birthdays and brands
My birthday was last week (I turned 21 again! 😉 ) Included in the birthday greetings I received were messages from four brands. Of all the brands that know when my birthday is (or could easily find out), why would so few take the opportunity to send me a birthday wish?! How disappointing!
Don’t worry — this post isn’t some pathetic woe-is-me gripe about not feeling special on my birthday. Rather, it’s a suggestion to companies that are looking for ways to develop stronger relationships between their brand and their customers: reach out to your customers to acknowledge their birthdays. You don’t send an elaborate greeting, nor do you have to include a special offer (although one is always nice); simply sending a birthday wish is enough.
To explain, I received snail-mailed greetings from Nike and White House/Black Market (a chain of boutiques featuring ladies’ apparel in black and white and shades thereof.)
Also Baskin-Robbins and Pizza Hut emailed their birthday messages.
My comments are primarily in response to the first 2, because receiving the greeting in the mail seemed more personal — which is a good segue to the first reason why I recommend companies send birthday greetings.
- birthdays are a personal celebration — by engaging with your customers to acknowledge their birthdays, you are engaging with them on a personal, emotional level. For me, even though I knew the greetings were automatically generated by a CRM program and automatically sent by a mail house, the mere fact that the messages were about my birthday made me feel as if the companies cared about me as a person.
- remembering a special occasion in turns makes you memorable — marketers are always looking for ways to imprint their brands on their customers’ brains and hearts — what better way than to associate your brand with a special occasion?! whether at the conscious or sub-concious level, the association makes your brand more memorable.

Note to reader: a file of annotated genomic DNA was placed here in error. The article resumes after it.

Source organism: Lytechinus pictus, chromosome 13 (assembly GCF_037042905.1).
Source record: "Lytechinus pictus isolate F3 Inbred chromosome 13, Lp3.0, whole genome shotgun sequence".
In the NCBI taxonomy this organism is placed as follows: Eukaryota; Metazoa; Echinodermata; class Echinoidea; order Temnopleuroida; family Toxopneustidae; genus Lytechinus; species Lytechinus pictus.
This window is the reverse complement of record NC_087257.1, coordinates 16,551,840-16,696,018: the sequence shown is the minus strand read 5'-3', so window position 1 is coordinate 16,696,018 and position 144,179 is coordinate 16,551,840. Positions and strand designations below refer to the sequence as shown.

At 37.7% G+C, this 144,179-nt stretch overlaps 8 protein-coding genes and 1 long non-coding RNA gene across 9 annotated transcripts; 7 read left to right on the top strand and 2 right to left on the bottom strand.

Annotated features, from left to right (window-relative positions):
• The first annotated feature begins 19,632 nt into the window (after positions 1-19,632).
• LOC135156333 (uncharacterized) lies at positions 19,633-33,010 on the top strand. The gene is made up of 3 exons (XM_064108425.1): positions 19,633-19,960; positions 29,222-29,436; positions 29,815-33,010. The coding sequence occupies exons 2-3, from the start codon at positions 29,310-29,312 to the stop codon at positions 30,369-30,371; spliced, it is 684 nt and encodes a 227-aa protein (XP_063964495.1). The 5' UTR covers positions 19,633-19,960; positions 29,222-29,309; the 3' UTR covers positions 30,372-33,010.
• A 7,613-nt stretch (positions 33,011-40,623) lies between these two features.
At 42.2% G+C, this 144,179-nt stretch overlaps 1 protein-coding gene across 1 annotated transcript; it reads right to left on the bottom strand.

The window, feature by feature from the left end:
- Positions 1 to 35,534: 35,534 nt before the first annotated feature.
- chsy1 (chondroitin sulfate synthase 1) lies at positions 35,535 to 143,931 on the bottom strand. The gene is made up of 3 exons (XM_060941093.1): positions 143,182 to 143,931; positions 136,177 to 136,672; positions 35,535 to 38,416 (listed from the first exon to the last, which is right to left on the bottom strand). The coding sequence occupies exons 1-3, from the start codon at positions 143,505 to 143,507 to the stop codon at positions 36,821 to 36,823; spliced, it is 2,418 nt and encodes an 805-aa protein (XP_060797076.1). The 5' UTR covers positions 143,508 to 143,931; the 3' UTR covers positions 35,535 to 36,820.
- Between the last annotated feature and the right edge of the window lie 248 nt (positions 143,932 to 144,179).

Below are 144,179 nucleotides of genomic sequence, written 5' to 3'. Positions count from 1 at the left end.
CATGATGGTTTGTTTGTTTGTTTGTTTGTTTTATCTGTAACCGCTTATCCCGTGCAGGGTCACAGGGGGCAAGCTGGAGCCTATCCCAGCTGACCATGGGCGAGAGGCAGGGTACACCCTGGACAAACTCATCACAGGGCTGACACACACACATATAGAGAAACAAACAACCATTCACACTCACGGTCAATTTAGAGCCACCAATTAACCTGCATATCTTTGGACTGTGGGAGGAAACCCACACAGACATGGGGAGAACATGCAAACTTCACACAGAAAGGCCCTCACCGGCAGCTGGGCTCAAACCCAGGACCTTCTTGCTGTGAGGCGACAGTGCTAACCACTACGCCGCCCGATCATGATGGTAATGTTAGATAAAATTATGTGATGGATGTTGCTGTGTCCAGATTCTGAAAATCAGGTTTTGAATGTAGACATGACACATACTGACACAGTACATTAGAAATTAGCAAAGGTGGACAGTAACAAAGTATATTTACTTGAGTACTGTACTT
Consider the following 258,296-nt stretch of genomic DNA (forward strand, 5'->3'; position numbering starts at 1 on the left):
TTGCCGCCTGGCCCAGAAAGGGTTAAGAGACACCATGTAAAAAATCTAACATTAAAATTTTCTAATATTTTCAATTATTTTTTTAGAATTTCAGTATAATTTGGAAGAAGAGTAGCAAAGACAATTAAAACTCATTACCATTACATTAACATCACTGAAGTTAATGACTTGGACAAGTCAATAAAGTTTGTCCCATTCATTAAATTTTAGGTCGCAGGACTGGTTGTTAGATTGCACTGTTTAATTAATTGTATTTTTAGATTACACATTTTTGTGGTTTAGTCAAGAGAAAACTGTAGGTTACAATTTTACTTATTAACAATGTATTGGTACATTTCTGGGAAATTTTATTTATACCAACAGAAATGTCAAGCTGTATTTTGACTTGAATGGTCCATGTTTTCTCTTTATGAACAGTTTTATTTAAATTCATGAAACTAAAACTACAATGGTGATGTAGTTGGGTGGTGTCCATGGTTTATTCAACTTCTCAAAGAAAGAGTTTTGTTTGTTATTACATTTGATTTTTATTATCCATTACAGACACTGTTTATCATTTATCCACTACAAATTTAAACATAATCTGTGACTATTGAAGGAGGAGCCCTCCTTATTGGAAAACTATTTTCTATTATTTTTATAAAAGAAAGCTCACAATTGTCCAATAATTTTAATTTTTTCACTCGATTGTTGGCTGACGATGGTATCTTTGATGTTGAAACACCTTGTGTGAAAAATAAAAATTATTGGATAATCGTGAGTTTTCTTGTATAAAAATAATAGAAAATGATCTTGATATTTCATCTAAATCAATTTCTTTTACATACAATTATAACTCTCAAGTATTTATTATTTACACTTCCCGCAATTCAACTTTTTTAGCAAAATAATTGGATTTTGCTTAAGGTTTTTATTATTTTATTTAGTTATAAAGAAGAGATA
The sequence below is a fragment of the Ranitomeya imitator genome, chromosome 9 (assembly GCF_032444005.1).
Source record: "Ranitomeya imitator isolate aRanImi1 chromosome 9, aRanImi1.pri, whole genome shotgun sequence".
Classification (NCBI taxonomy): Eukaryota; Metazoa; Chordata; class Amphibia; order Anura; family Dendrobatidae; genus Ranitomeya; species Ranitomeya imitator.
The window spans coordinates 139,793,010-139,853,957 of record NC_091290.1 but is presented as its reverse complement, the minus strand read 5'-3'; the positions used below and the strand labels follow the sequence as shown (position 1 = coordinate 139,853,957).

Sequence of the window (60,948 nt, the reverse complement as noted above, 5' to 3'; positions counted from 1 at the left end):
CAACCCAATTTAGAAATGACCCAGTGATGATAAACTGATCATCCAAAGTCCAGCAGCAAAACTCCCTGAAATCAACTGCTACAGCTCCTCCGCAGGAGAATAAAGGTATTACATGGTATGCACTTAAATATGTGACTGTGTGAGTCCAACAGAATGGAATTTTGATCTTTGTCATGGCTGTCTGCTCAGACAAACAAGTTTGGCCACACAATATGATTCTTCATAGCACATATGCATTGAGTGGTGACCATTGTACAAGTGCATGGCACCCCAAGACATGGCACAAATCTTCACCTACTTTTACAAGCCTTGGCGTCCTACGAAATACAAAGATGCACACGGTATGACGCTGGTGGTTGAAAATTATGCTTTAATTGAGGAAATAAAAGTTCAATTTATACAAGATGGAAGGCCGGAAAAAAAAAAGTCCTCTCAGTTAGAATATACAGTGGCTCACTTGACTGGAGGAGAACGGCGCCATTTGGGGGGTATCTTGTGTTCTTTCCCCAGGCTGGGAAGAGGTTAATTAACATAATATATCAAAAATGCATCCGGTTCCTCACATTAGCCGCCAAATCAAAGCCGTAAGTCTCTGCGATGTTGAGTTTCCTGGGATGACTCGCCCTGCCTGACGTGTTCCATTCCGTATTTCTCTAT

- a birthday is a customer-specific touchpoint — birthdays are a connection that’s unique to the customer. These days, every holiday (including Groundhog Day and National Yoga Day) seems a reason for companies to send me promotional messages. Those mailings seem generic, a dime a dozen — a birthday greeting seems more special.
- it’s a way to breakthrough — a birthday program seems a fairly untapped way to participate in the trend of increasingly targeted messages. From my experience, it seems only a few companies employ birthday programs — so sending a birthday greeting is an opportunity to demonstrate some creativity and stand out from the crowd.
Now I don’t mean to overstate the importance of a birthday greeting. It’s only one arrow in what should be a quiver full of ways to connect with your customers — and it should be part of a comprehensive customer relationship development program.
Come to think of it, it’s really no surprise that Nike and White House/Black Market would send me birthday wishes. Both are at the top of a very short list of brands that I feel a real emotional connection to. Of course, my feelings are not solely a result of the birthday greetings — but rather, the mailings seemed a natural outgrowth of the personal relationship the brands have already established with me through all the other ways they serve and connect with me.